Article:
Urgency is needed, as society’s alarm bells aren’t working The most important charts of all Recent learnings on resilience relocation When a culture becomes desperate, it reacts desperately. No one wins. If you have not yet read Part 1: Getting Real About Green Energy, available free to all readers, please click here to read it first. I follow the markets ( or ““markets”” as I deridingly call them), very closely. The reason I do is because most people are taking their cues from whether stocks have gone up or down. The stock market is now the main tool of persuasion used by the government and its Wall Street proxy agents to signal that “all is well” to the population. It’s been a long frustrating period of time. For ten years now, going on eleven, the powers that be have used every
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- Urgency is needed, as society’s alarm bells aren’t working
- The most important charts of all
- Recent learnings on resilience relocation
- When a culture becomes desperate, it reacts desperately. No one wins.
I follow the markets ( or ““markets”” as I deridingly call them), very closely. The reason I do is because most people are taking their cues from whether stocks have gone up or down.
The stock market is now the main tool of persuasion used by the government and its Wall Street proxy agents to signal that “all is well” to the population.
It’s been a long frustrating period of time. For ten years now, going on eleven, the powers that be have used every trick in the book (and some probably not in the book), to keep stocks elevated. This has been a win-win for them; a pacified population and a massive concentration of wealth into their own pockets (or people related or known by them).
I truly wish we had an unpacified population. One that would be willing to drop some very dangerous delusions and get on with aligning our actions with reality. It’s time to freak out a bit. Get serious. Make different decisions and reorganize our priorities.
Away from consumption and towards regeneration. Away from wars and death and towards positive solutions and life.
But as long as the ““market”” masters insist on keeping stocks elevated, we seem stuck in the mud. Which means even as people allow themselves to be distracted and divided by trivial matters, reality grind on in the background.
The narrative goes like this; “Things will work themselves out, they always do. Don’t be alarmed. Look, people are getting rich in the markets, and that means things are going well. Being an alarmist will only harm you.”
Meanwhile, the natives are growing restless, as that narrative is shredded by reality.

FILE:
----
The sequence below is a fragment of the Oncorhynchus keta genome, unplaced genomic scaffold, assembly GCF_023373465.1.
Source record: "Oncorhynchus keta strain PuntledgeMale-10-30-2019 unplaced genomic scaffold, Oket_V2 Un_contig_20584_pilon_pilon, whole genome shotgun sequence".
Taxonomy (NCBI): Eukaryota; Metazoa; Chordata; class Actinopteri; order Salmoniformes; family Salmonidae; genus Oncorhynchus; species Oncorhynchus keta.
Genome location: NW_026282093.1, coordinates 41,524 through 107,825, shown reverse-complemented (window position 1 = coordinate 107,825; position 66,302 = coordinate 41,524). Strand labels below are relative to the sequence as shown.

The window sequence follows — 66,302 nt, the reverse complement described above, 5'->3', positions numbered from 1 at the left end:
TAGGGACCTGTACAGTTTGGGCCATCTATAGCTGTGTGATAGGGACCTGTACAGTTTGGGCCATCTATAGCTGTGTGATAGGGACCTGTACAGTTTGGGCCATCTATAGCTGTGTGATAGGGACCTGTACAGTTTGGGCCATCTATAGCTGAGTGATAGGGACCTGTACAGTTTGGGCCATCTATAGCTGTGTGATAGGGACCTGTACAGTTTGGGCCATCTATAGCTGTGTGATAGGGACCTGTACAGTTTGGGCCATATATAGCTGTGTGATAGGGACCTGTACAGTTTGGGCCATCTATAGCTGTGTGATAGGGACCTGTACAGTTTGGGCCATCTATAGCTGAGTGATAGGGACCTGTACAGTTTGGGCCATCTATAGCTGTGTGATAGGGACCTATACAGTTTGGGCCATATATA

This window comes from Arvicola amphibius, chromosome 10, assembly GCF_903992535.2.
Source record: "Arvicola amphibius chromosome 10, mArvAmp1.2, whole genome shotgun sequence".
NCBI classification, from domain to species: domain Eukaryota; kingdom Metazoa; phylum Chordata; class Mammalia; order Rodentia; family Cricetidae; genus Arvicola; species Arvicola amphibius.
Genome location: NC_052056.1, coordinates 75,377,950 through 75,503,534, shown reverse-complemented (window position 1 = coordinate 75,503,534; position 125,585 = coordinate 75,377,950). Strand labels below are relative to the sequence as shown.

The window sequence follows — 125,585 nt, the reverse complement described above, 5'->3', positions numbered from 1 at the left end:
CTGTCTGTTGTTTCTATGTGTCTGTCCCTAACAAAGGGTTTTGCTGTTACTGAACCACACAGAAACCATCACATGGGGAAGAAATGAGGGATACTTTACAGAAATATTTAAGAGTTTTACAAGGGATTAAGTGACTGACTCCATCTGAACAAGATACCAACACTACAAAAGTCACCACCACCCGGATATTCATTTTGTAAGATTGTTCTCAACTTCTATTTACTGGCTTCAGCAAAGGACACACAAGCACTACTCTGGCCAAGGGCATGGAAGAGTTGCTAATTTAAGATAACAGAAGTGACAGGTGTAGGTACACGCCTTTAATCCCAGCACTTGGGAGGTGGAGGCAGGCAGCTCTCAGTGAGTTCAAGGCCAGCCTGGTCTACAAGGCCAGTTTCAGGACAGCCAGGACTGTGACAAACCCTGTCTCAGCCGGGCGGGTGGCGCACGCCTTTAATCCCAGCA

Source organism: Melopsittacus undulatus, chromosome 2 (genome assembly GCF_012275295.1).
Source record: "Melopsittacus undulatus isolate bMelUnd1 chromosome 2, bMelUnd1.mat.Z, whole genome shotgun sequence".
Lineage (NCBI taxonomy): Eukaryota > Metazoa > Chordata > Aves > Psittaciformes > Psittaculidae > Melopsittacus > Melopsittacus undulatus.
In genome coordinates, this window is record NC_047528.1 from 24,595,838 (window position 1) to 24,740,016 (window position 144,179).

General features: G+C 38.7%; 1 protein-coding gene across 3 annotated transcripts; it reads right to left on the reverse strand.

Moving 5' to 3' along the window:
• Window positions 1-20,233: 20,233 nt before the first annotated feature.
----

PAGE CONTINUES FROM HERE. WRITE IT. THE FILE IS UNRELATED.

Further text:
For example, to follow the Brexit drama, you’d think the worst thing in the world will be the possibility of a hit to the UK’s economic growth. For many, they truly believe that. Meanwhile, here’s some data from the UK:
Extinction Britain: Wildlife survey exposes shocking decline in animals
Oct 3, 2019
One in seven British species is threatened with extinction, according to a new report by the country’s main wildlife and conservation charities.
It shows there have been strong or moderate declines in 41% of all species since 1970.
The crisis is effecting favourites like the hedgehog, whose numbers are down 95% since the 1950s.
Turtle doves, meanwhile – famous from the Christmas song – are now one of Britain’s most endangered birds, with 98% gone in the last 50 years.
A world without hedgehogs or turtle doves is a less beautiful and interesting place. Over those same 50 years McDonalds has grown to some 1,250 locations in the UK. Would it really be so terrible if the UK saw a bit of a resurgence in wildlife and a slower rate of growth in new McDonald’s shops?
According the current narrative of growth that would be a disaster.
Well, guess what folks? There’s a disaster on the way.
The Most Important Charts Of Them All
Out of the many things I do, I feel it’s most important to keep a sharp focus on energy and its relationship to the economy. Sadly, there aren’t many places (yet) that have a similar focus.
If you understand this the way I do, you’d share my urgency to create community and develop a resilient homestead. My goal here is to nudge you towards action. It’s also to nudge myself towards faster action too. Hey, operating so far outside of the dominant narrative takes lots of guts and revisiting of one’s assumptions.